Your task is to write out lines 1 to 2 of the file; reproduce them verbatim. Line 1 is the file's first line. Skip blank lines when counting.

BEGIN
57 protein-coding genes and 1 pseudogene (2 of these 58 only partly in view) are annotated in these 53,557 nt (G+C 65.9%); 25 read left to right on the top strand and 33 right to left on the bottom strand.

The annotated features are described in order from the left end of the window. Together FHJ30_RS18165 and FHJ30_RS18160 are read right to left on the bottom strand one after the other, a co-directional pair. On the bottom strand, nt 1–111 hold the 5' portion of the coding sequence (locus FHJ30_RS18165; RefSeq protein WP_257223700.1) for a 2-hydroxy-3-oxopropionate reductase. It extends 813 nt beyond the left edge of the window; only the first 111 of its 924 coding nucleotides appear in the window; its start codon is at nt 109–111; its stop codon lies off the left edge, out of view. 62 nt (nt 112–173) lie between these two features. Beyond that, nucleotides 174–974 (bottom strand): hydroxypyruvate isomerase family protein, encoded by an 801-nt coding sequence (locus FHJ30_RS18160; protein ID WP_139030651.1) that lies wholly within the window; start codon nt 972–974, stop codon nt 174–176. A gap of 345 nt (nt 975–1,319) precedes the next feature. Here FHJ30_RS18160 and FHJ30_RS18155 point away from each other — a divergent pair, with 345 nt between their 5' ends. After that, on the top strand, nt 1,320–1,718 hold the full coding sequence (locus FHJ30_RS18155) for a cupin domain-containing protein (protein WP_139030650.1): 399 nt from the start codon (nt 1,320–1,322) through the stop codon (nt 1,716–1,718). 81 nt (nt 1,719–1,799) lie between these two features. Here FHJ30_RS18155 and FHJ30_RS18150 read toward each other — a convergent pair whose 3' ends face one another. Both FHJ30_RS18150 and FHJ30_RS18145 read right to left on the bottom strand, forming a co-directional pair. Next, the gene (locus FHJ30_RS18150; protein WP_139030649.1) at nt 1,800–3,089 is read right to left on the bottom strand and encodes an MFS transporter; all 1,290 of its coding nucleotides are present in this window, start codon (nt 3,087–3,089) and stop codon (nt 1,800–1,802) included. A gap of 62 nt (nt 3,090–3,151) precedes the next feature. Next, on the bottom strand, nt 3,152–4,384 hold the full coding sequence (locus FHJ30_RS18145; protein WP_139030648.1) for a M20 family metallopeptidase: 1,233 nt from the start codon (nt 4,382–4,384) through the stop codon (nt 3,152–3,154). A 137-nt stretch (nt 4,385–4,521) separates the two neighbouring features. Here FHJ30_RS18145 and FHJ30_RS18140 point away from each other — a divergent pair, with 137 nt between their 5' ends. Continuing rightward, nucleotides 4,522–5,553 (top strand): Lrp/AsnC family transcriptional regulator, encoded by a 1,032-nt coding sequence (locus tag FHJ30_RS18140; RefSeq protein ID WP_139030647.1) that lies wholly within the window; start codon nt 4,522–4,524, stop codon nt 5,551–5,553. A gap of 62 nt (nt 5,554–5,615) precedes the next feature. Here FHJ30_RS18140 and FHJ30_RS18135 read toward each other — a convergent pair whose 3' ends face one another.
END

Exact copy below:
57 protein-coding genes and 1 pseudogene (2 of these 58 only partly in view) are annotated in these 53,557 nt (G+C 65.9%); 25 read left to right on the top strand and 33 right to left on the bottom strand.

The annotated features are described in order from the left end of the window. Together FHJ30_RS18165 and FHJ30_RS18160 are read right to left on the bottom strand one after the other, a co-directional pair. On the bottom strand, nt 1–111 hold the 5' portion of the coding sequence (locus FHJ30_RS18165; RefSeq protein WP_257223700.1) for a 2-hydroxy-3-oxopropionate reductase. It extends 813 nt beyond the left edge of the window; only the first 111 of its 924 coding nucleotides appear in the window; its start codon is at nt 109–111; its stop codon lies off the left edge, out of view. 62 nt (nt 112–173) lie between these two features. Beyond that, nucleotides 174–974 (bottom strand): hydroxypyruvate isomerase family protein, encoded by an 801-nt coding sequence (locus FHJ30_RS18160; protein ID WP_139030651.1) that lies wholly within the window; start codon nt 972–974, stop codon nt 174–176. A gap of 345 nt (nt 975–1,319) precedes the next feature. Here FHJ30_RS18160 and FHJ30_RS18155 point away from each other — a divergent pair, with 345 nt between their 5' ends. After that, on the top strand, nt 1,320–1,718 hold the full coding sequence (locus FHJ30_RS18155) for a cupin domain-containing protein (protein WP_139030650.1): 399 nt from the start codon (nt 1,320–1,322) through the stop codon (nt 1,716–1,718). 81 nt (nt 1,719–1,799) lie between these two features. Here FHJ30_RS18155 and FHJ30_RS18150 read toward each other — a convergent pair whose 3' ends face one another. Both FHJ30_RS18150 and FHJ30_RS18145 read right to left on the bottom strand, forming a co-directional pair. Next, the gene (locus FHJ30_RS18150; protein WP_139030649.1) at nt 1,800–3,089 is read right to left on the bottom strand and encodes an MFS transporter; all 1,290 of its coding nucleotides are present in this window, start codon (nt 3,087–3,089) and stop codon (nt 1,800–1,802) included. A gap of 62 nt (nt 3,090–3,151) precedes the next feature. Next, on the bottom strand, nt 3,152–4,384 hold the full coding sequence (locus FHJ30_RS18145; protein WP_139030648.1) for a M20 family metallopeptidase: 1,233 nt from the start codon (nt 4,382–4,384) through the stop codon (nt 3,152–3,154). A 137-nt stretch (nt 4,385–4,521) separates the two neighbouring features. Here FHJ30_RS18145 and FHJ30_RS18140 point away from each other — a divergent pair, with 137 nt between their 5' ends. Continuing rightward, nucleotides 4,522–5,553 (top strand): Lrp/AsnC family transcriptional regulator, encoded by a 1,032-nt coding sequence (locus tag FHJ30_RS18140; RefSeq protein ID WP_139030647.1) that lies wholly within the window; start codon nt 4,522–4,524, stop codon nt 5,551–5,553. A gap of 62 nt (nt 5,554–5,615) precedes the next feature. Here FHJ30_RS18140 and FHJ30_RS18135 read toward each other — a convergent pair whose 3' ends face one another.